Why do we choose the friends that we do? In humans, making friends would seem to be a process that is most influenced by geographical location. At a young age, kids interact with classmates and form bonds based on shared interests or inherit similarities. In reality, the link friends share may be reflective of more than a shared interest in a professional sports team.
A study published in Molecular Psychiatry suggests that certain enzymes in the brain may have a previously unrecognized link to how certain animals form friendships. The researchers wanted to test whether or not there is a genetic basis for the tendency of humans to choose relationships based on similarities, called homophily.
To do this, they studied the three regions of the brain most responsible for social interaction: the hippocampus (center for memory), the cerebral cortex (center responsible for consciousness and self-control), and the limbic system (the area of the brain responsible for emotion and motivation). These researchers believe that a link found within the mice subjects can be extrapolated to explain human emotional interaction and connection.
Michy P. Kelly, the study leader, found that an enzyme released in these parts of the brain, PDE11A-cAMP-CREB (shortened to PDE11a) is related to which mice spend time together. PDE11a is found within the hippocampus and is also known to regulate oxytocin levels, a hormone that is involved in pair-bonding. It is also linked to Major Depressive Disorder.
The study was set up by putting a mouse in a 3-compartment chamber with a plexiglass cylinder on each end of the chamber. In one cylinder, a novel object was placed, while the other cylinder housed either a mouse that produces the PDE11A enzyme or one that doesn’t. For five minutes, the mouse was prevented from accessing the two cylinders using a divider and allowed to roam in the chamber. After those five minutes were up, the dividers were lifted and the mouse was allowed to roam in and out of the cylinders for another five minutes.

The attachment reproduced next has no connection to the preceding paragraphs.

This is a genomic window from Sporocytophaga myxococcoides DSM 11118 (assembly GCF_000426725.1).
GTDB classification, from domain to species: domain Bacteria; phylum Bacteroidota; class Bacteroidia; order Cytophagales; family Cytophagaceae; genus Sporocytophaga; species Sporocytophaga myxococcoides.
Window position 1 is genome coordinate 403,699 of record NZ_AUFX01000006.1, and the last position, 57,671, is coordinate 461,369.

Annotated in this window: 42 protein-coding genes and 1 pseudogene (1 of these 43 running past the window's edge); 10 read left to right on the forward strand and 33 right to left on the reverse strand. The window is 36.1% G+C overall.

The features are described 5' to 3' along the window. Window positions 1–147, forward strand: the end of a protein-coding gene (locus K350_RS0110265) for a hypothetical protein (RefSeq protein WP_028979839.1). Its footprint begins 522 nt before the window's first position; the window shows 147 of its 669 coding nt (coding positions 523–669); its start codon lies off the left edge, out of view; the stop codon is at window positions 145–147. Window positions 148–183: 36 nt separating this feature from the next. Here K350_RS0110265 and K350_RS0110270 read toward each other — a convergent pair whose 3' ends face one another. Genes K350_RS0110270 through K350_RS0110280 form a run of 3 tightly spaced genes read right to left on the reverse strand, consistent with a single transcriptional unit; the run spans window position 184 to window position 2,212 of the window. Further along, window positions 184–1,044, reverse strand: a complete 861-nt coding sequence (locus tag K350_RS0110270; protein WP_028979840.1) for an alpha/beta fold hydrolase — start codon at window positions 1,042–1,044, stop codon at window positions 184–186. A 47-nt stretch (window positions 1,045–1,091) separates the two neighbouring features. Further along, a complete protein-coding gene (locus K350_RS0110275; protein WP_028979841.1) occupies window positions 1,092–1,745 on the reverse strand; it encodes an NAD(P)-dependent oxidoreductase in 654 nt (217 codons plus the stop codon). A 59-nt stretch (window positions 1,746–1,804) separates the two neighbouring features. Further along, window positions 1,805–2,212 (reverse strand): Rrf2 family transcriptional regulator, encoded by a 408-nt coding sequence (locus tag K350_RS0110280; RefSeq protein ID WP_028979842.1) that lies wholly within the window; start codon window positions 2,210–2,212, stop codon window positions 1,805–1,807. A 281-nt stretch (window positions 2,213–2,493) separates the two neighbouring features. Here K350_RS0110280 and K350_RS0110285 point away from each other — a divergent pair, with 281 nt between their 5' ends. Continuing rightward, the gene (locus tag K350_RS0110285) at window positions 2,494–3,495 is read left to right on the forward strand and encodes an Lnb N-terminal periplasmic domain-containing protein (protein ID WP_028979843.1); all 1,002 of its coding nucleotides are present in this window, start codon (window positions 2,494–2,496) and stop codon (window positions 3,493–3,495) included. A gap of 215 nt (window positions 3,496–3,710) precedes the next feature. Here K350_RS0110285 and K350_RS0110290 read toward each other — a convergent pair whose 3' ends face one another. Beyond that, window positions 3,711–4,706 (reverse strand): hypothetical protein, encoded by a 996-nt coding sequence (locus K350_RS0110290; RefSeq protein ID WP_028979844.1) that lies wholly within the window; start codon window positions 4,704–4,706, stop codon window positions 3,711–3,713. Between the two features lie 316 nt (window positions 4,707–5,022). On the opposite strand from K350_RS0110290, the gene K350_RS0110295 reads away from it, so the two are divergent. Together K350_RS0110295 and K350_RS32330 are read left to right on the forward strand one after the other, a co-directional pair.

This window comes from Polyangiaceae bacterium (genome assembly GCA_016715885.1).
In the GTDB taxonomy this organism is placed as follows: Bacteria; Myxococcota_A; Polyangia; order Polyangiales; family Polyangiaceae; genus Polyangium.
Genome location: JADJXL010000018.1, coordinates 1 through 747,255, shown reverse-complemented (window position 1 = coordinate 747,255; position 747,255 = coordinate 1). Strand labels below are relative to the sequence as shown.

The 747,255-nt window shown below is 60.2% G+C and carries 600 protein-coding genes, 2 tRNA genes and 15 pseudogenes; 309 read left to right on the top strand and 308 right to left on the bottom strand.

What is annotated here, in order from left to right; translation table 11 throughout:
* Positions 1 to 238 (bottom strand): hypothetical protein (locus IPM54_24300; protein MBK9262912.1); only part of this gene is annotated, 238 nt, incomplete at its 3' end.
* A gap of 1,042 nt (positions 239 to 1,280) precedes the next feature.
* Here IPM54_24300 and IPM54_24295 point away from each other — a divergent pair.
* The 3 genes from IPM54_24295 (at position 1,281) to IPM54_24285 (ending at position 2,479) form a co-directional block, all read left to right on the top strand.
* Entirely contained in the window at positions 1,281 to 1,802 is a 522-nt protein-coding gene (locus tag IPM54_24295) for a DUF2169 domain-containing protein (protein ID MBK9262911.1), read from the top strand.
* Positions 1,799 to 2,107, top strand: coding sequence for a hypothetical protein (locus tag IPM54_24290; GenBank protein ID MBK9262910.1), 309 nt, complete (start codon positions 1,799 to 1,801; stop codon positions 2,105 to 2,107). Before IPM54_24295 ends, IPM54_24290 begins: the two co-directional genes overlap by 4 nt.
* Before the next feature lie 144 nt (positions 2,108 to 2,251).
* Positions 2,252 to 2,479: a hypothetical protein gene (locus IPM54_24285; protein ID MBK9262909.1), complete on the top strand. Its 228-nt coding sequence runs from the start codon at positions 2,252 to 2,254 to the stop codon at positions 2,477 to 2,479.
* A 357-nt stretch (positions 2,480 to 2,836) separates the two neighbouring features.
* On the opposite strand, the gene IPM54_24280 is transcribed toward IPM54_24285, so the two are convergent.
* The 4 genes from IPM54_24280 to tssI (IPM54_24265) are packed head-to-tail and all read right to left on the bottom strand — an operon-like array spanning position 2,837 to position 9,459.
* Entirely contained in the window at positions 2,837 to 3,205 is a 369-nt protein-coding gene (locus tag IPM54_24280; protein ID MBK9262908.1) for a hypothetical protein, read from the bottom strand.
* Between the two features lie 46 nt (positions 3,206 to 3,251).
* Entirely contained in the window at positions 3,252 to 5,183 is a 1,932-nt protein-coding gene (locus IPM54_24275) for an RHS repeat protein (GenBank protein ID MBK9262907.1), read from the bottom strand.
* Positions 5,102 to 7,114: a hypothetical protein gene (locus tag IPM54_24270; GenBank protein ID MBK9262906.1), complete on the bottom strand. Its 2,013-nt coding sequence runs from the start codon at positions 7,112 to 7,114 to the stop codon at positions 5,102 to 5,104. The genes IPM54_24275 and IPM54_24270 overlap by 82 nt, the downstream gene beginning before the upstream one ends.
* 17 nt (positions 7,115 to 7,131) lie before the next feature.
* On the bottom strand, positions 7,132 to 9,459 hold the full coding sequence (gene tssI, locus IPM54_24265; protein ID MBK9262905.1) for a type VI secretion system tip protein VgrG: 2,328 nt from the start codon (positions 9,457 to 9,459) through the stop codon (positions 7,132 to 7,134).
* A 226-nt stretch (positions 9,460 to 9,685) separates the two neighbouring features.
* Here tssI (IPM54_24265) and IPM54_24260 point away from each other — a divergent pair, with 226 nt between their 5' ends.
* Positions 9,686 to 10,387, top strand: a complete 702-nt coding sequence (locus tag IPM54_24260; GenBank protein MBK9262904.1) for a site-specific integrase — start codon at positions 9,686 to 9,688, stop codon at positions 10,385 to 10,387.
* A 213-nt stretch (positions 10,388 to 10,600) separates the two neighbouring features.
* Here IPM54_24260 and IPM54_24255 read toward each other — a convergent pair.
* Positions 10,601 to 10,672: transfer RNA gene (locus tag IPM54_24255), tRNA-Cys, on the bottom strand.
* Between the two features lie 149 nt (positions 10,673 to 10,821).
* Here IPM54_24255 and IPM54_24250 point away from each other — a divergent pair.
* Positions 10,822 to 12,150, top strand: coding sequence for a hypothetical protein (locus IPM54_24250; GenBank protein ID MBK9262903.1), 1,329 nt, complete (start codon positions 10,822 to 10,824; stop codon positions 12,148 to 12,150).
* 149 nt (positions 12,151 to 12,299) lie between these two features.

When faced with the two choices, mice with the PDE11A enzyme explored the other mouse for significantly longer than their littermates without the enzyme, which showed no preference between the object and the mouse.
The results of the experiment show how the mice that did not possess any PDE11A would prefer to interact with other mice without the enzyme. Mice with PDE11A prefer to interact with each other as well. Changes made to the concentration of the enzyme by researchers would also affect the mice and their interaction.
The researchers explained that it is still unknown how the mice detect these enzyme changes. So far, the most probable explanation involves the way mice communicate, and how they respond to the way other mice look. Kelly found that if a mouse finds another mouse whose behavior and facial expressions are similar to theirs, they start to grow a bond with them almost immediately. This is similar to how you can feel an instant connection with someone as soon as you’d meet them.
As scientists and researchers develop a better understanding of PED11A, the scientific community as a whole will have a better understanding of the complex processes that contribute to social interaction. For example, they suggest that a better understanding of PED11A can facilitate better patient-provider relationships and provide better health outcomes and improve psychiatric care for patients whose conditions lead them to struggle with social interaction.
Next time you find yourself wondering how you ended up with the friends you have, it may just be a result of biochemical similarity.